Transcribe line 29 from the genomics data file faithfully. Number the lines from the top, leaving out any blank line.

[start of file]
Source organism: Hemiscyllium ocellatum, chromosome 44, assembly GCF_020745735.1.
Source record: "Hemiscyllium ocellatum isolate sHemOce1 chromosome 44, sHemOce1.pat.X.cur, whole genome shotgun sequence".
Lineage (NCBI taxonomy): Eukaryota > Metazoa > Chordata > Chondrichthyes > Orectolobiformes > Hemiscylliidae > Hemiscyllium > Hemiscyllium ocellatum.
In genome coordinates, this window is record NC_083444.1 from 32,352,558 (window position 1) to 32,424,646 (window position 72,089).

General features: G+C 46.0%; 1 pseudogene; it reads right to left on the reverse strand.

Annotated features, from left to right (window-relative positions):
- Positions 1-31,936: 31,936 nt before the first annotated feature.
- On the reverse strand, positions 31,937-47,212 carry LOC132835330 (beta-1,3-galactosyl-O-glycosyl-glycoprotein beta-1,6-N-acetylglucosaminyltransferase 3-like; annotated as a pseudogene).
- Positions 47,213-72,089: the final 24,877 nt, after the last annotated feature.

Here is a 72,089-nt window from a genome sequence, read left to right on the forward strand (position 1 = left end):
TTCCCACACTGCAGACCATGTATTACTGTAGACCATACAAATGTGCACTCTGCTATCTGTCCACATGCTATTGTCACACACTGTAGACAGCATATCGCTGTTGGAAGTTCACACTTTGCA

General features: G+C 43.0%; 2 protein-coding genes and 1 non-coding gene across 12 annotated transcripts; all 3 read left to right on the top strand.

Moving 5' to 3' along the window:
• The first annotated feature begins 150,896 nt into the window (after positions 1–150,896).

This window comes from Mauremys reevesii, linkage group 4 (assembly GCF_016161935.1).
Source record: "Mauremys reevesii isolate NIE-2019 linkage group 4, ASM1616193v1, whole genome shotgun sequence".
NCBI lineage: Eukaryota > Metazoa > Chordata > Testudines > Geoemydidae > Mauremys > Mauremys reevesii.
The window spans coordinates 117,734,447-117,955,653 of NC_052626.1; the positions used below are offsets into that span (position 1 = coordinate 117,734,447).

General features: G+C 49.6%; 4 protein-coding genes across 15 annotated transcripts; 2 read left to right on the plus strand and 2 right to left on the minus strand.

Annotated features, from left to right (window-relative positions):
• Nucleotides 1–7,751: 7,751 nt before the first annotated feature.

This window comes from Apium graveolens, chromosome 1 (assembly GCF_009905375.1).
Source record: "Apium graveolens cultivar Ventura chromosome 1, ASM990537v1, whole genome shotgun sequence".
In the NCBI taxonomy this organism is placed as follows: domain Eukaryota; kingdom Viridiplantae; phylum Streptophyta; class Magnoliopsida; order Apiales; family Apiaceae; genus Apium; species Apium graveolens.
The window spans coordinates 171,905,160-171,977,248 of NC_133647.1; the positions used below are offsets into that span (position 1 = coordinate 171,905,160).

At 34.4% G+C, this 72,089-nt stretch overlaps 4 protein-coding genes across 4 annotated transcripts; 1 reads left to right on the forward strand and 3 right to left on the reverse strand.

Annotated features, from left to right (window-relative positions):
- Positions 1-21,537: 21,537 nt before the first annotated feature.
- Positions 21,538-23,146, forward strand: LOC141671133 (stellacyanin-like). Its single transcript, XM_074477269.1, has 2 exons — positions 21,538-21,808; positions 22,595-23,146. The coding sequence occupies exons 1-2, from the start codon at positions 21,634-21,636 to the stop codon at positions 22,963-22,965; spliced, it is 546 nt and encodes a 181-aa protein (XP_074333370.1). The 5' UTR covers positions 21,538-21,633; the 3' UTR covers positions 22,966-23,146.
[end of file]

- Positions 21,538-23,146, forward strand: LOC141671133 (stellacyanin-like). Its single transcript, XM_074477269.1, has 2 exons — positions 21,538-21,808; positions 22,595-23,146. The coding sequence occupies exons 1-2, from the start codon at positions 21,634-21,636 to the stop codon at positions 22,963-22,965; spliced, it is 546 nt and encodes a 181-aa protein (XP_074333370.1). The 5' UTR covers positions 21,538-21,633; the 3' UTR covers positions 22,966-23,146.